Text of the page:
Today marks a historic day for science. The James Webb Space Telescope has captured its first images, and NASA itself has decided to share the milestone with the world. From its official blog, the National Aeronautics and Space Administration comments that the James Webb “is nearing completion of the first phase of the observatory’s primary mirror alignment process using the Near Infrared Camera (NIRCam) instrument”; a process that has lasted months and is finally nearing completion of its first phase.
Although it is the most advanced telescope in the world, the first images taken by the James Webb will not come as a surprise to those outside the scientific world. However, there is a reason for the apparent simplicity of the image. The imaging process of the James Webb is scheduled to take months; it is a highly complex operation some 1.5 million kilometers from Earth. For this reason, NASA warns us that it is normal that the results in just a few weeks look like white dots on a black background.
As described by NASA in its press release, all 18 points of light belong to the same star. This time, we have the light from the same star reflected in the 18 segments of the James Webb primary mirror. The result, of course, “is an image mosaic of 18 randomly arranged points of starlight; a product of the unaligned mirror segments,” as the agency describes in its release.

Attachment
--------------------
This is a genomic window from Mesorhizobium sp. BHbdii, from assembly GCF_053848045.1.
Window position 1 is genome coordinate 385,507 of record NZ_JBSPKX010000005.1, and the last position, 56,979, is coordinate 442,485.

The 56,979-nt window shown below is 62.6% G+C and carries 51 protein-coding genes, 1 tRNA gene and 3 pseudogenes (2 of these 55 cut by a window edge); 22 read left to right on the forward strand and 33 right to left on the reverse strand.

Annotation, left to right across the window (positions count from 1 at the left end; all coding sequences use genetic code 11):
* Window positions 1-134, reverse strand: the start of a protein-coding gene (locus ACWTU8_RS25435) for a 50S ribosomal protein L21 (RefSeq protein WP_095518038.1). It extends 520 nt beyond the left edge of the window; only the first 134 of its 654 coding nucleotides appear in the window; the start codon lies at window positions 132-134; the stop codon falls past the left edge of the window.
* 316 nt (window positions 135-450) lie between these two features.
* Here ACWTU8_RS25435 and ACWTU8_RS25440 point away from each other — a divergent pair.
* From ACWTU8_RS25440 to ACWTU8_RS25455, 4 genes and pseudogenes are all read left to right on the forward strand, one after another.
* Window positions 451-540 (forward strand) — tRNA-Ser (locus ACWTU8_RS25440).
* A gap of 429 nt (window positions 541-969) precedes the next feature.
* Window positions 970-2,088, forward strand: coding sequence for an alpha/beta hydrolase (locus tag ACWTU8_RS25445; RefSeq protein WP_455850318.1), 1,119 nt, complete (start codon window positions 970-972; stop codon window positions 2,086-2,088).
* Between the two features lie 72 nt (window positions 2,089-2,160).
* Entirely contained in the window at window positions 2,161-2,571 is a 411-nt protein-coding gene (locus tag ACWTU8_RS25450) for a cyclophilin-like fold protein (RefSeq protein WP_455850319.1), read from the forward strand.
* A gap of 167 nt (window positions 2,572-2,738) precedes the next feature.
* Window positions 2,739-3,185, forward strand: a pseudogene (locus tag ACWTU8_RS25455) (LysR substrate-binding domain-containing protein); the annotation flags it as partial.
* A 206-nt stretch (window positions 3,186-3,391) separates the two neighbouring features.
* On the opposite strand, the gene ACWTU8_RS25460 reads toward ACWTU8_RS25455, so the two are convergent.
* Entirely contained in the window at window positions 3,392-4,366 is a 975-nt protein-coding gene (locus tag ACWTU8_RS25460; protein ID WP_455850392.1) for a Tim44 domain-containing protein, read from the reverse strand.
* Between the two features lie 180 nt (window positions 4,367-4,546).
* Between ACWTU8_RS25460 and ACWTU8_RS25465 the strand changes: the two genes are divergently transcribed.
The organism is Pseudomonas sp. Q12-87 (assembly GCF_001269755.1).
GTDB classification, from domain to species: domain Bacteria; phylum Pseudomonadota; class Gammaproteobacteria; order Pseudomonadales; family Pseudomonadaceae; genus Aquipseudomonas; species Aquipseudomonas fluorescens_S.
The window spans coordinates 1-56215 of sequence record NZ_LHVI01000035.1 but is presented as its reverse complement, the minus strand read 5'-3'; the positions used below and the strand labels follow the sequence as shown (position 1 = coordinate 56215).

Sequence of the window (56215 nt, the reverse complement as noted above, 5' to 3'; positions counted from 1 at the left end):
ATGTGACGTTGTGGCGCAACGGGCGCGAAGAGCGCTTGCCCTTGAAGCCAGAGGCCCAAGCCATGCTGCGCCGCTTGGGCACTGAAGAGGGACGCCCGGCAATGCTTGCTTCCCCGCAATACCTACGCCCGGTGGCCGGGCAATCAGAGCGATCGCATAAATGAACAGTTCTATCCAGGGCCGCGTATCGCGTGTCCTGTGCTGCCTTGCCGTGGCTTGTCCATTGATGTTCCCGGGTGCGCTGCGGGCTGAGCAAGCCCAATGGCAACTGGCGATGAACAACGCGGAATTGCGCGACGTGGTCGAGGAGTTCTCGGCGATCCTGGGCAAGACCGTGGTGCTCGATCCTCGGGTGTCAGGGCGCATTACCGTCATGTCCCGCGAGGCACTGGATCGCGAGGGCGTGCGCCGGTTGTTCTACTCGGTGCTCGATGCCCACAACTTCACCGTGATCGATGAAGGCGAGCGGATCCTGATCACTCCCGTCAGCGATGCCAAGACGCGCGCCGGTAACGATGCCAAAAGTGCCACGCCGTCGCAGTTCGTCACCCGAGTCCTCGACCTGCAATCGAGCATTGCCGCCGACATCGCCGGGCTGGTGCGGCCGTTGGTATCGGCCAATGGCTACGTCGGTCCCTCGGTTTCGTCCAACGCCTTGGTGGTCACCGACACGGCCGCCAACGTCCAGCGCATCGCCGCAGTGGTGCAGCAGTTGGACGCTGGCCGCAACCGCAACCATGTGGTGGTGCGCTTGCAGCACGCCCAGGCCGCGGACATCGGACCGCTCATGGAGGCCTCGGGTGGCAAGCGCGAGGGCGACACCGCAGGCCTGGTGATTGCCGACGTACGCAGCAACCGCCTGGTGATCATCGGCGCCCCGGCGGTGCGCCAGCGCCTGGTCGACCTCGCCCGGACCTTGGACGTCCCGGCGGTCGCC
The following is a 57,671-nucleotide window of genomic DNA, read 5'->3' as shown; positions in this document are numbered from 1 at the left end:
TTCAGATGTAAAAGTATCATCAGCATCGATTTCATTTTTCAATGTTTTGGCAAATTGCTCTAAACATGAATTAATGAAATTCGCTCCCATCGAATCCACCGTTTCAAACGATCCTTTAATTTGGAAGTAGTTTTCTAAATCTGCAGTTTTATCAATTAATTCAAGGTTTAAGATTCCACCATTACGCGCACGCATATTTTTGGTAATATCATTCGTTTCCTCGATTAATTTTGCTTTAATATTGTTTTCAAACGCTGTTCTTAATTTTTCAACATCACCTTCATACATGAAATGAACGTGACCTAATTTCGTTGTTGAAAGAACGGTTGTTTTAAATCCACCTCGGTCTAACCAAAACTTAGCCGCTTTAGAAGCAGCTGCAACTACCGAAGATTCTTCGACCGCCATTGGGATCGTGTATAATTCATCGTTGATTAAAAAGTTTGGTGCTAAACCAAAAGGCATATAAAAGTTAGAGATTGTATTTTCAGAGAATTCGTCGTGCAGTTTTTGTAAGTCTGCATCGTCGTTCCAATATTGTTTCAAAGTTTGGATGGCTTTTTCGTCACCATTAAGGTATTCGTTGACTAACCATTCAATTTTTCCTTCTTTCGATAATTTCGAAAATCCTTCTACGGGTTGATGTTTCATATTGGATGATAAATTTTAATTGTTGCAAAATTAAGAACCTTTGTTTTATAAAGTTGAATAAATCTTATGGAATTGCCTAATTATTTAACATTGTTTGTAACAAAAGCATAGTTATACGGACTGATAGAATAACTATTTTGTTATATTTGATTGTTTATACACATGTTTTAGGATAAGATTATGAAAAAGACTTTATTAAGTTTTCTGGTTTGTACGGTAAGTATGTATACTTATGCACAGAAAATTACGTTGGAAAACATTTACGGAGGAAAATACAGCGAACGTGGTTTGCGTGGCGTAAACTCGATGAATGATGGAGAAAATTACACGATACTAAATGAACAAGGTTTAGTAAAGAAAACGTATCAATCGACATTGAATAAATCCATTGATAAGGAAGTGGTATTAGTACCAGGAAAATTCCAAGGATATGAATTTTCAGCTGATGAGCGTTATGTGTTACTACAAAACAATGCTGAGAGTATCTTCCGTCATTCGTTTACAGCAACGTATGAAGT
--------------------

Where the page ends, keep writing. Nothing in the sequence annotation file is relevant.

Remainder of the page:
According to NASA itself, what now looks like a simple image of blurry starlight becomes the basis for aligning and focusing the telescope in order for Webb to deliver unprecedented views of the universe this summer. Over the next month, the team will gradually adjust the mirror segments until all 18 images become a single star.
The images from the James Webb Space Telescope come from a 25-hour-long effort. During this time, the team behind the telescope pointed their sights at 156 different locations, obtaining some 1,560 images with the NIRCam sensors. For NASA, this translates to about 54 GB of raw data.
Once the images were obtained, the James Webb team set about creating a mosaic using each of the mirror segments in a single image. However, the image published by NASA does not do justice to its original resolution -for clear reasons-; the entire mosaic has a resolution of more than two gigapixels.
The real mission is just beginning
The James Webb Space Telescope is preparing to look back to the dawn of our universe. However, this mission will take quite some time. In the meantime, NASA is expected to unveil the first exciting images of space and all its component elements in June.
So far, the published images show that the James Webb is on the right track; so we just have to be very patient to see the real results of its expedition through outer space.